Rutgers experts help spot signs of incipient mental illness in children
NJBIZ - 9/20/2019
A recent study conducted by the New Jersey Poison Control Center at Rutgers University revealed that since January 2018, one hundred New Jersey preteens have attempted suicide by drug overdose and that experts are frequently called to assist in the medical management of these cases by both the public and health care facilities.
Dr. Diane Calello, executive and medical director of the Poison Control Center, said this trend should be a wake-up call to the fact that young children in the state are attempting suicide by overdose at an increasing rate.
Kelly Moore, program manager for the Children’s Center for Resilience and Trauma Recovery at Rutgers University Behavioral Health Care, part of Rutgers Health and RWJBarnabas Health, trains adults who have regular contact with young children, including teachers, coaches and parents to recognize the warning signs of serious mental illness and suicidal thoughts and to connect them with the help they need.
The center, a category three center for The National Child Traumatic Stress Network, works with the School of Nursing at Rutgers, the School of Social Work, the New Jersey Children’s System of Care under the Department of Children and Families and the Graduate School of Applied and Professional Psychology at Rutgers.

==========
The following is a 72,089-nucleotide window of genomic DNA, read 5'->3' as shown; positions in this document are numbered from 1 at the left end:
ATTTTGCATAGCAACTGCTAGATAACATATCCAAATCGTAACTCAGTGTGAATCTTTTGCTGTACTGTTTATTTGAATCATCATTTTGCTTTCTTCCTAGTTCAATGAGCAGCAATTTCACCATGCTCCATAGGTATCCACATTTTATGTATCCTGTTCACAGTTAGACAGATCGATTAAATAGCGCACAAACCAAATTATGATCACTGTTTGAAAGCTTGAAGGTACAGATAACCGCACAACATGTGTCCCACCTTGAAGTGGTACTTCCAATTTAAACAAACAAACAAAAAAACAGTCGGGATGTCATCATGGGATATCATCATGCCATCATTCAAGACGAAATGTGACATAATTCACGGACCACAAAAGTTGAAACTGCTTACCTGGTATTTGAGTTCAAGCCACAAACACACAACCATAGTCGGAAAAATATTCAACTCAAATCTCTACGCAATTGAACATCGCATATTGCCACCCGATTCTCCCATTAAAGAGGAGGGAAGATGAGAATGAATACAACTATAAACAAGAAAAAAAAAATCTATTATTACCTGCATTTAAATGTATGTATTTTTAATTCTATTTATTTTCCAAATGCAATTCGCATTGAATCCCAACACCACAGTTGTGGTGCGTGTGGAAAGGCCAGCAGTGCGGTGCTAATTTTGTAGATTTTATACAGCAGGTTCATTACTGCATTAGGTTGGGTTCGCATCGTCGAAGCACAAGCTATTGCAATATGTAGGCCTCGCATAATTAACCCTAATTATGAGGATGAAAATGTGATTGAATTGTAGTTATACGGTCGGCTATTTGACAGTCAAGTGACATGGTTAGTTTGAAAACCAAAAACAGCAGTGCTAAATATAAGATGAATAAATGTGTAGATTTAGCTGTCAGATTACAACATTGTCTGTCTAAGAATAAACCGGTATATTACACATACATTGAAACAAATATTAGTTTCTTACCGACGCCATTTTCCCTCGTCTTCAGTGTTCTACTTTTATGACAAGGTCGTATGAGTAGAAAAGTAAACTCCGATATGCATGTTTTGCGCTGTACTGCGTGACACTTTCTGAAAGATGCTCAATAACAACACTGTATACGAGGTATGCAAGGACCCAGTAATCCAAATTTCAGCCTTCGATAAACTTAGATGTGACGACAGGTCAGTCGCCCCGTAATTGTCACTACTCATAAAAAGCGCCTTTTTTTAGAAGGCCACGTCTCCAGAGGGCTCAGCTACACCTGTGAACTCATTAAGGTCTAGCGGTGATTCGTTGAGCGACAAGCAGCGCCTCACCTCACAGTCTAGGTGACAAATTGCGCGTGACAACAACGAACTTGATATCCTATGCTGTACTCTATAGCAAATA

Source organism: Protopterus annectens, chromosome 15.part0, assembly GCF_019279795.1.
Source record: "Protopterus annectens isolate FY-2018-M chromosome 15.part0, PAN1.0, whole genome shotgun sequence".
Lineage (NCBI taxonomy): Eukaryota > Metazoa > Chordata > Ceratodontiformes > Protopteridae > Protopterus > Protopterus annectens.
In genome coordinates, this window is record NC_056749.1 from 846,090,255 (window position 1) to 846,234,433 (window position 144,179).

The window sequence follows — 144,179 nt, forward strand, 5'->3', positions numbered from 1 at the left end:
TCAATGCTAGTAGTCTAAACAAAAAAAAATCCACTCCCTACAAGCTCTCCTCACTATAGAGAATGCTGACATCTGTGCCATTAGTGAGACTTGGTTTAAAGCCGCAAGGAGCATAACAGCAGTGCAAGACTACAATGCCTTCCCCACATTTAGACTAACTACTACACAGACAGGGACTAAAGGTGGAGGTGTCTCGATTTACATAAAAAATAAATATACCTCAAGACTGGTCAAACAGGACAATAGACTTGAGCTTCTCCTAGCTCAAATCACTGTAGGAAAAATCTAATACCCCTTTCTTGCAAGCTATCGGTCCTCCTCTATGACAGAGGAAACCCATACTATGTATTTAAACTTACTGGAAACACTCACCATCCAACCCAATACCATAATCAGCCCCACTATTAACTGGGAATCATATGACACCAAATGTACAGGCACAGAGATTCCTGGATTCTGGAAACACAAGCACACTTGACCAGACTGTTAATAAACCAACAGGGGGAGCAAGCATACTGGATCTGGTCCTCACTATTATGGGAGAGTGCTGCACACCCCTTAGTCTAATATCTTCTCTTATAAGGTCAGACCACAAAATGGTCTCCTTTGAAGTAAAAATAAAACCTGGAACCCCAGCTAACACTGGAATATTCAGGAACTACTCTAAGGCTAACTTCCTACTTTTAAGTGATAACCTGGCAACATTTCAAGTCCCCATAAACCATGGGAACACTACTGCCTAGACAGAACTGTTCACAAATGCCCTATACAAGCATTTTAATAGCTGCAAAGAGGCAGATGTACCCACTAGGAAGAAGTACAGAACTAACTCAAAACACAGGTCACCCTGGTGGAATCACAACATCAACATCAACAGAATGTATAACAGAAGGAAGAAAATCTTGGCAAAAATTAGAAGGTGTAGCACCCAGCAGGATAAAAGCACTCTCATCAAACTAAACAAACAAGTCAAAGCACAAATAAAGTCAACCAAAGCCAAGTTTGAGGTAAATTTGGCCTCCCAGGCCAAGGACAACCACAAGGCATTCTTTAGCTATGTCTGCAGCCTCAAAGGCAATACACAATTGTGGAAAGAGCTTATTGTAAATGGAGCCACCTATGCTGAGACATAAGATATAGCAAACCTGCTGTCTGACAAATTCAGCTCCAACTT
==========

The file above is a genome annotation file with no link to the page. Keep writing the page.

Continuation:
“We are training providers both the current and developing work force through a couple of different strategies but we train providers that are working with very young children and their families that are impacted by complex trauma,” said Moore.
She said that they look at children from ages 11 and younger and are training providers that work with them on evidence-based practice or evidence informed practice to help families impacted by trauma.
Moore said that there has been an increase in what experts learn about suicides in young people. She cited a recent article in the Journal for the American Medical Association Pediatrics that showed the suicide rate is roughly two times higher for black children ages 5 to 12 compared with white children of the same age. In contrast, from ages 13 to 18, that number reverses with a higher percentage of attempts by white children than black children.
Moore said that beyond the risk of suicide, studies have shown that early trauma and stress can lead to long-term mental and physical health problems in adulthood.
“We know that this area of suicide risk and mental health in young people is something we need to address and deal with.”
In addition, Moore said that often parents are reluctant to seek help when they first suspect a problem out of a fear that their children will be labeled with a mental health related diagnosis. This could add to the child’s depression or anxiety. Another barrier, Moore said, is the limited number of psychiatrists who treat young children.
Early warning signs
Moore said that young children age 10 and under will often show signs related to their mental health and well-being through their behavior.
“They may not have the words to express how they are feeling you need to look for behavioral changes. For example, kids with anxiety often present to the nurses office with symptoms like my stomach hurts, headache, lethargic, low energy sometimes their anxiety may be expressed with anger or upset or irritable, trouble sleeping.”